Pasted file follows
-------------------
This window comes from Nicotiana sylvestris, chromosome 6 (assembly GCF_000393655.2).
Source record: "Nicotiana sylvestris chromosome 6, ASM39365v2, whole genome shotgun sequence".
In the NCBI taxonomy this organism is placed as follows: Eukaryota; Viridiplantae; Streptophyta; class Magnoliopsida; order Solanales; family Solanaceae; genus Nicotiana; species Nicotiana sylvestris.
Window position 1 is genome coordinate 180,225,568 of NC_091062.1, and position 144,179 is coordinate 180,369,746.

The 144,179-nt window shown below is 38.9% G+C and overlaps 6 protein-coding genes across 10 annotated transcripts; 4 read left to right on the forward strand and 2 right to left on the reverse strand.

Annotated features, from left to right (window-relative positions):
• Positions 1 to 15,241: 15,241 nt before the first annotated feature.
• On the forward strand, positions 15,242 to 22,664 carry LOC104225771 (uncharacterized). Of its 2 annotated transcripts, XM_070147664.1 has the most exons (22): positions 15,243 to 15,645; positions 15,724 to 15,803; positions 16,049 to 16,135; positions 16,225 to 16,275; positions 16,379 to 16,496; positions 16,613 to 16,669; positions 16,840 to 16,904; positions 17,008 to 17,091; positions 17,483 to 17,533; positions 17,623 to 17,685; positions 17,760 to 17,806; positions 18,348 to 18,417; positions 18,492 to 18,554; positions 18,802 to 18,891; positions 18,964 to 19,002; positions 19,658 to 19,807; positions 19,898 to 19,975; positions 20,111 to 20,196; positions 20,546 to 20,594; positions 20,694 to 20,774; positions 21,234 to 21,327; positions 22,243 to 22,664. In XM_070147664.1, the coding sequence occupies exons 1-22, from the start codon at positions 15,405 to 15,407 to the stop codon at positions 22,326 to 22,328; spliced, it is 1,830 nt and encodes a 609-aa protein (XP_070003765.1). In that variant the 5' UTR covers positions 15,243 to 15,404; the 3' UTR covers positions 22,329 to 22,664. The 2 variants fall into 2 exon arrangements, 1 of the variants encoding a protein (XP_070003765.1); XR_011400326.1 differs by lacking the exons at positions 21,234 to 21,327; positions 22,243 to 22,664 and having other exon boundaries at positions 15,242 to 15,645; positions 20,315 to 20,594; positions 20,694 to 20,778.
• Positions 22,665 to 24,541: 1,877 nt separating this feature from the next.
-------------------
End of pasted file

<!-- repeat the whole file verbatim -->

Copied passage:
This window comes from Nicotiana sylvestris, chromosome 6 (assembly GCF_000393655.2).
Source record: "Nicotiana sylvestris chromosome 6, ASM39365v2, whole genome shotgun sequence".
In the NCBI taxonomy this organism is placed as follows: Eukaryota; Viridiplantae; Streptophyta; class Magnoliopsida; order Solanales; family Solanaceae; genus Nicotiana; species Nicotiana sylvestris.
Window position 1 is genome coordinate 180,225,568 of NC_091062.1, and position 144,179 is coordinate 180,369,746.

The 144,179-nt window shown below is 38.9% G+C and overlaps 6 protein-coding genes across 10 annotated transcripts; 4 read left to right on the forward strand and 2 right to left on the reverse strand.

Annotated features, from left to right (window-relative positions):
• Positions 1 to 15,241: 15,241 nt before the first annotated feature.
• On the forward strand, positions 15,242 to 22,664 carry LOC104225771 (uncharacterized). Of its 2 annotated transcripts, XM_070147664.1 has the most exons (22): positions 15,243 to 15,645; positions 15,724 to 15,803; positions 16,049 to 16,135; positions 16,225 to 16,275; positions 16,379 to 16,496; positions 16,613 to 16,669; positions 16,840 to 16,904; positions 17,008 to 17,091; positions 17,483 to 17,533; positions 17,623 to 17,685; positions 17,760 to 17,806; positions 18,348 to 18,417; positions 18,492 to 18,554; positions 18,802 to 18,891; positions 18,964 to 19,002; positions 19,658 to 19,807; positions 19,898 to 19,975; positions 20,111 to 20,196; positions 20,546 to 20,594; positions 20,694 to 20,774; positions 21,234 to 21,327; positions 22,243 to 22,664. In XM_070147664.1, the coding sequence occupies exons 1-22, from the start codon at positions 15,405 to 15,407 to the stop codon at positions 22,326 to 22,328; spliced, it is 1,830 nt and encodes a 609-aa protein (XP_070003765.1). In that variant the 5' UTR covers positions 15,243 to 15,404; the 3' UTR covers positions 22,329 to 22,664. The 2 variants fall into 2 exon arrangements, 1 of the variants encoding a protein (XP_070003765.1); XR_011400326.1 differs by lacking the exons at positions 21,234 to 21,327; positions 22,243 to 22,664 and having other exon boundaries at positions 15,242 to 15,645; positions 20,315 to 20,594; positions 20,694 to 20,778.
• Positions 22,665 to 24,541: 1,877 nt separating this feature from the next.